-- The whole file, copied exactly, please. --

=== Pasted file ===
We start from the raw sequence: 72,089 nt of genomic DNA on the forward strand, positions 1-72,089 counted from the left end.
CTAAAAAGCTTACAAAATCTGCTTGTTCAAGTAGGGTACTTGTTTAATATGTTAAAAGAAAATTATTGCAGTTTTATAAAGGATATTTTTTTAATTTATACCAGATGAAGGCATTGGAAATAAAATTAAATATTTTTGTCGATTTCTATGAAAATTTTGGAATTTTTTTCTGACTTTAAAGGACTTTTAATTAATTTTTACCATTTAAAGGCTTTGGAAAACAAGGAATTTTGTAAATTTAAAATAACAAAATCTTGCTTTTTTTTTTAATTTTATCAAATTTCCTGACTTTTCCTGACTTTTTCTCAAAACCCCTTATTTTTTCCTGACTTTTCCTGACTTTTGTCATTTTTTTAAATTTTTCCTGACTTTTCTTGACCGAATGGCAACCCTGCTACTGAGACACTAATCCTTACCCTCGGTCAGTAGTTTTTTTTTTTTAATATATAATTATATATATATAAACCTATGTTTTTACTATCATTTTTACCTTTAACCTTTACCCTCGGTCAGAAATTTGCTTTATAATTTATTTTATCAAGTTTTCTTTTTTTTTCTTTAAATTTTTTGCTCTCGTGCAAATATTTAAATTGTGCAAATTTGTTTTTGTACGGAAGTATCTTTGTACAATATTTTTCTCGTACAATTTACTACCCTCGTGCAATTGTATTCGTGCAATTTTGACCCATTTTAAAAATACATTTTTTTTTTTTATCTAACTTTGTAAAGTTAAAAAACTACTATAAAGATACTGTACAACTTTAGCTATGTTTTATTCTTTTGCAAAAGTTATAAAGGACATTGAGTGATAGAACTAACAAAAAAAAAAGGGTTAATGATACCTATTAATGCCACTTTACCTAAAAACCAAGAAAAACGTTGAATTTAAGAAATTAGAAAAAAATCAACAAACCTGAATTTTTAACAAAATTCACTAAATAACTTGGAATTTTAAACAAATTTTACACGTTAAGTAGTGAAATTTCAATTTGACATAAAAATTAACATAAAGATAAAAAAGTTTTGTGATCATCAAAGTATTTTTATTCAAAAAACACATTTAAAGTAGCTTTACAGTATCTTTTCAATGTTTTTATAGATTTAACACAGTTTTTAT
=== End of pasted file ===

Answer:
We start from the raw sequence: 72,089 nt of genomic DNA on the forward strand, positions 1-72,089 counted from the left end.
CTAAAAAGCTTACAAAATCTGCTTGTTCAAGTAGGGTACTTGTTTAATATGTTAAAAGAAAATTATTGCAGTTTTATAAAGGATATTTTTTTAATTTATACCAGATGAAGGCATTGGAAATAAAATTAAATATTTTTGTCGATTTCTATGAAAATTTTGGAATTTTTTTCTGACTTTAAAGGACTTTTAATTAATTTTTACCATTTAAAGGCTTTGGAAAACAAGGAATTTTGTAAATTTAAAATAACAAAATCTTGCTTTTTTTTTTAATTTTATCAAATTTCCTGACTTTTCCTGACTTTTTCTCAAAACCCCTTATTTTTTCCTGACTTTTCCTGACTTTTGTCATTTTTTTAAATTTTTCCTGACTTTTCTTGACCGAATGGCAACCCTGCTACTGAGACACTAATCCTTACCCTCGGTCAGTAGTTTTTTTTTTTTAATATATAATTATATATATATAAACCTATGTTTTTACTATCATTTTTACCTTTAACCTTTACCCTCGGTCAGAAATTTGCTTTATAATTTATTTTATCAAGTTTTCTTTTTTTTTCTTTAAATTTTTTGCTCTCGTGCAAATATTTAAATTGTGCAAATTTGTTTTTGTACGGAAGTATCTTTGTACAATATTTTTCTCGTACAATTTACTACCCTCGTGCAATTGTATTCGTGCAATTTTGACCCATTTTAAAAATACATTTTTTTTTTTTATCTAACTTTGTAAAGTTAAAAAACTACTATAAAGATACTGTACAACTTTAGCTATGTTTTATTCTTTTGCAAAAGTTATAAAGGACATTGAGTGATAGAACTAACAAAAAAAAAAGGGTTAATGATACCTATTAATGCCACTTTACCTAAAAACCAAGAAAAACGTTGAATTTAAGAAATTAGAAAAAAATCAACAAACCTGAATTTTTAACAAAATTCACTAAATAACTTGGAATTTTAAACAAATTTTACACGTTAAGTAGTGAAATTTCAATTTGACATAAAAATTAACATAAAGATAAAAAAGTTTTGTGATCATCAAAGTATTTTTATTCAAAAAACACATTTAAAGTAGCTTTACAGTATCTTTTCAATGTTTTTATAGATTTAACACAGTTTTTAT